I am inspired by local Indigenous leaders/teachers/artists/activists such as Arthur Manuel, Katsi'tsakwas Ellen Gabriel, Abenaki filmmaker/artist Alanis Obomsawin, Taiaiake Alfred, Lee Maracle, Maria Campbell, Louise Sky Dancer Halfe, Nokomis Josephine Mandamin (Mother Earth Water Walker), Elder Jacqui Lavalley, Khelsilem Rivers, Eriel Tchekwie Deranger, Idle No More, Defenders of the Land, Indigenous Climate Action, Raven Trust, and more.  In Hawai’i I am also deeply inspired by many leaders and teachers, including Kahuna Harry Uhane Jim, and Dr. Pualani Kanaka'ole Kanahele – miigwech, mahalo nui loa to all for sharing your wisdom and inspiration! 

I’m also inspired by the movement of Indigenous peoples coming together globally, to build relationships, share, learn, and rise together!

What I have also found so inspiring in Hawai’i is:
  • the rising of Hawaiian cultural values and spoken language (eg., Hawaiian language immersion schools); 
  •  the election of Aloha ʻĀina (Love of the land) local candidates, that empower earth stewardship (Aloha ʻĀina, Mālama ʻĀina), restore local streams and watersheds, etc; 
  • bridging of peoples together in the creation of sustainable land-based communities.  For example, a ‘rainbow tribe’ of younger people created an off-grid community in a more remote area on island, and they have a friendly connection with and learn from the local Hawaiian community;
  • organic farming, and island self-sufficiency initiatives that reclaim native Hawaiian knowledge and practices (eg., Mālama Ahupua`a – system of land division; Lo’i Kalo – wetland taro farming, etc);
  • use of traditional cultural tools to revive and restore ‘ohana / community, i.e., Ho’oponopono conflict resolution to make ‘pono’/right relations; mele and hula: chants, songs and story-telling dance; ocean voyaging using traditional canoes and way-finding like in Hōkūle‘a's inspiring world-wide voyage);
  • the return of the island of Kaho‘olawe to Native Hawaiian stewardship – learn more at Protect Kaho’olawe ‘Ohana.  The Mission: To perpetuate Aloha ‘Āina throughout the islands through cultural, educational, and spiritual activities that heal and revitalize the cultural and natural resources on Kaho‘olawe;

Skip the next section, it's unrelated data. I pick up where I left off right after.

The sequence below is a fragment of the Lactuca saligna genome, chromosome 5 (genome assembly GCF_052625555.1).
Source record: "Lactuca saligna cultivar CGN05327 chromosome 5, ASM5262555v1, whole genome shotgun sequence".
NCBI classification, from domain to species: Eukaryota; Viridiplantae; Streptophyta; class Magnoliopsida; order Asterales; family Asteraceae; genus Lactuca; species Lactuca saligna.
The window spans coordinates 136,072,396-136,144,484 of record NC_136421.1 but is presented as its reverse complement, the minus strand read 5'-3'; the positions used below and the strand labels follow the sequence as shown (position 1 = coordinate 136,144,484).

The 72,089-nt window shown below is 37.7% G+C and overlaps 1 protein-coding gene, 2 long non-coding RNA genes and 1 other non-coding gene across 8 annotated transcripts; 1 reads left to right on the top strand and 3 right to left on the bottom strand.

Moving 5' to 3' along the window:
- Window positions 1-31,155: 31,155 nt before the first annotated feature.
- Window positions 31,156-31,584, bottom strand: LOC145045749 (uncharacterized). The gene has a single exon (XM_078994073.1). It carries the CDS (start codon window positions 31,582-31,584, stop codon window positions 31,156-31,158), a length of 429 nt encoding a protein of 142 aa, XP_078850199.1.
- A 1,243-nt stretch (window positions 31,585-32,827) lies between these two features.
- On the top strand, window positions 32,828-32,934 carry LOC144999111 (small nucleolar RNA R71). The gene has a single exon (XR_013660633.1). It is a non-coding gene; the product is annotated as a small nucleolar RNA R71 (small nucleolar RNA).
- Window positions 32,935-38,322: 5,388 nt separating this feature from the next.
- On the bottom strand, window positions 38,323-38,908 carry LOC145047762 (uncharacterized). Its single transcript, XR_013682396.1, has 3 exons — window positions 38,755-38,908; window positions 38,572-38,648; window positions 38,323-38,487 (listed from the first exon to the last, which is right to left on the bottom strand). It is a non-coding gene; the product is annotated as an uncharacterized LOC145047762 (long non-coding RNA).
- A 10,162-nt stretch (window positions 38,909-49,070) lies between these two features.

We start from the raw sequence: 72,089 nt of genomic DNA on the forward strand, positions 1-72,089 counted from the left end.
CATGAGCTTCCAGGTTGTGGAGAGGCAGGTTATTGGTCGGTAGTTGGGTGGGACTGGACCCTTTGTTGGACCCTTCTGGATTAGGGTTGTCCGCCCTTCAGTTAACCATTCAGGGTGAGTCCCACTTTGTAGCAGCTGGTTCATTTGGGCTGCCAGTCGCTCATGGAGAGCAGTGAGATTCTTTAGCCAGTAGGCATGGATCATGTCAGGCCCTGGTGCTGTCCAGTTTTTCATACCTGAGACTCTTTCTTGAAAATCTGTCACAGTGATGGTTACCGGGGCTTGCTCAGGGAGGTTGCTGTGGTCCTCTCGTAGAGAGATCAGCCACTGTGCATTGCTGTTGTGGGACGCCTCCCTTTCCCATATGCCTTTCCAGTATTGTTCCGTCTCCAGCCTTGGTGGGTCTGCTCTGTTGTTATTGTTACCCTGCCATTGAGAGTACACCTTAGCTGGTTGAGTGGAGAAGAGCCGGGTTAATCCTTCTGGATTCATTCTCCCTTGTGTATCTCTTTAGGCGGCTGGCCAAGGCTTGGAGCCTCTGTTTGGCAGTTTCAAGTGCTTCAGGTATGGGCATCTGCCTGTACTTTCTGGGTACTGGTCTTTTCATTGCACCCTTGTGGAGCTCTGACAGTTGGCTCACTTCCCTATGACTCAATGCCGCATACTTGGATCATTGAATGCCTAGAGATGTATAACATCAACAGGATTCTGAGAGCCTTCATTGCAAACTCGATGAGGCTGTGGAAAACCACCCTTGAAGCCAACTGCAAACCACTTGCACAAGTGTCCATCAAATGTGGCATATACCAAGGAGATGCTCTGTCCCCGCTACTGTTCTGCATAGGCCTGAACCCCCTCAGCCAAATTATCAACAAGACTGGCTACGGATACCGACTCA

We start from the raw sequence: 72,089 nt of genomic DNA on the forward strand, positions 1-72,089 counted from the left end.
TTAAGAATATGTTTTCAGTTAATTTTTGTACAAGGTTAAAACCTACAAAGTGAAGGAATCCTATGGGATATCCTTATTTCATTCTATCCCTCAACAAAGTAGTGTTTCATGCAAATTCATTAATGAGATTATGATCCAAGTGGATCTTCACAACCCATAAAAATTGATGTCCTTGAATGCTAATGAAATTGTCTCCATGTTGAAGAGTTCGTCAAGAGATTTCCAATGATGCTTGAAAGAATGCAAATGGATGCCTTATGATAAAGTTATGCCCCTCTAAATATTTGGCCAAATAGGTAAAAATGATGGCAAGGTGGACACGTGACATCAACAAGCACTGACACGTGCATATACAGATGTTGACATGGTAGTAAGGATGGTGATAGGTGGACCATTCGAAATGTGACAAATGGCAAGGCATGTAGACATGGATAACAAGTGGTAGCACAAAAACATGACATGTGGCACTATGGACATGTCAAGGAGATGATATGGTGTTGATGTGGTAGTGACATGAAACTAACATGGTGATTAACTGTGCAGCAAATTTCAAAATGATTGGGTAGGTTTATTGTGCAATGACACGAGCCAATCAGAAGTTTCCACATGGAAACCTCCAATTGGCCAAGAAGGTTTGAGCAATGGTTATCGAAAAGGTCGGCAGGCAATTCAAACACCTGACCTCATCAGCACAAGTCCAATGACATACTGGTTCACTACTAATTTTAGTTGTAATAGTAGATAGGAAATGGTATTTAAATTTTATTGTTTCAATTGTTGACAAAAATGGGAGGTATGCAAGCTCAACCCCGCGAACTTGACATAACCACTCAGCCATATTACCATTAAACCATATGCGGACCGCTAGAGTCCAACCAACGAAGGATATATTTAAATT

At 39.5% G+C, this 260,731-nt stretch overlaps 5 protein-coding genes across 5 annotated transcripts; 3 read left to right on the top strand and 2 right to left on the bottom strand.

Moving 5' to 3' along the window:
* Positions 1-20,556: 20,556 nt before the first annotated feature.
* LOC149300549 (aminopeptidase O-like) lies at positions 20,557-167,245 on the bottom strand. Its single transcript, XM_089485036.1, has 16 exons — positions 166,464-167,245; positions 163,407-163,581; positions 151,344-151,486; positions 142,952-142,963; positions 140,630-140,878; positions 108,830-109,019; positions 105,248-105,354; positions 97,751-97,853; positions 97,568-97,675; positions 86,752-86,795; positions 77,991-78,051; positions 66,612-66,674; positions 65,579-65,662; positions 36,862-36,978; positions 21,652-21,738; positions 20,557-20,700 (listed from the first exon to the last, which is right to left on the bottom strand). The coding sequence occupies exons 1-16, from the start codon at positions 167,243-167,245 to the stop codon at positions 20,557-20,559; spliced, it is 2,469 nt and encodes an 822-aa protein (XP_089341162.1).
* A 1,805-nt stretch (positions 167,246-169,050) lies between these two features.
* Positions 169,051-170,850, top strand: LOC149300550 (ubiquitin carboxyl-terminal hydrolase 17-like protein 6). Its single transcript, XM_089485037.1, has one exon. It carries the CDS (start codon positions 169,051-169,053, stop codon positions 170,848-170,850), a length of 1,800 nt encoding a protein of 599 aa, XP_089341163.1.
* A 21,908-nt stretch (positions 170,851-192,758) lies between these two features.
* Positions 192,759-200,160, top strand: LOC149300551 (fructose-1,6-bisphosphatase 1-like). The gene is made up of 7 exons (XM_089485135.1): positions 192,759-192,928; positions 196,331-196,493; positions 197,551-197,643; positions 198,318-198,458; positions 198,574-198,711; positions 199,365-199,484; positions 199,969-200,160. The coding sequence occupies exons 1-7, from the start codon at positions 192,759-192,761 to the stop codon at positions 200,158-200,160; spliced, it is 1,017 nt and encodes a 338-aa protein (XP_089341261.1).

• overall, living the spirit of Aloha (Aloha Spirit Law), ‘Ohana (extended family), Kuleana (responsibility), and other deep cultural values.  
The Hawaii motto reflects right relationship with the land and all life: “Ua Mau ke Ea o ka ʻĀina i ka Pono”, meaning ‘The life of the land is perpetuated in righteousness’ (and many add ‘in the sovereignty of the people’).  

I encourage you to humbly learn more locally, about Indigenous/native peoples in your community.  Begin to bridge into circle culture way of thinking and being, and expand your awareness of the true story on the lands you live and enjoy.  Be willing to return stolen lands.  Be willing to create change to foster true freedom and ‘right relations’ with all peoples and the Earth.  We will all benefit and grow stronger in this journey towards greater empowerment and freedom!

Below are some workshops, books and films that I found illuminating, relating to Indigenous peoples in Canada (i.e., the Cree, Anishinaabe, Haudenosaunee, Kanien'keha, Wendat, Dene, Secwepemc, and many other First Nations):
  • Indigenous Cultural Competency Training Workshop (with Michael Etherington) at the Native Canadian Centre of Toronto www.ncct.on.ca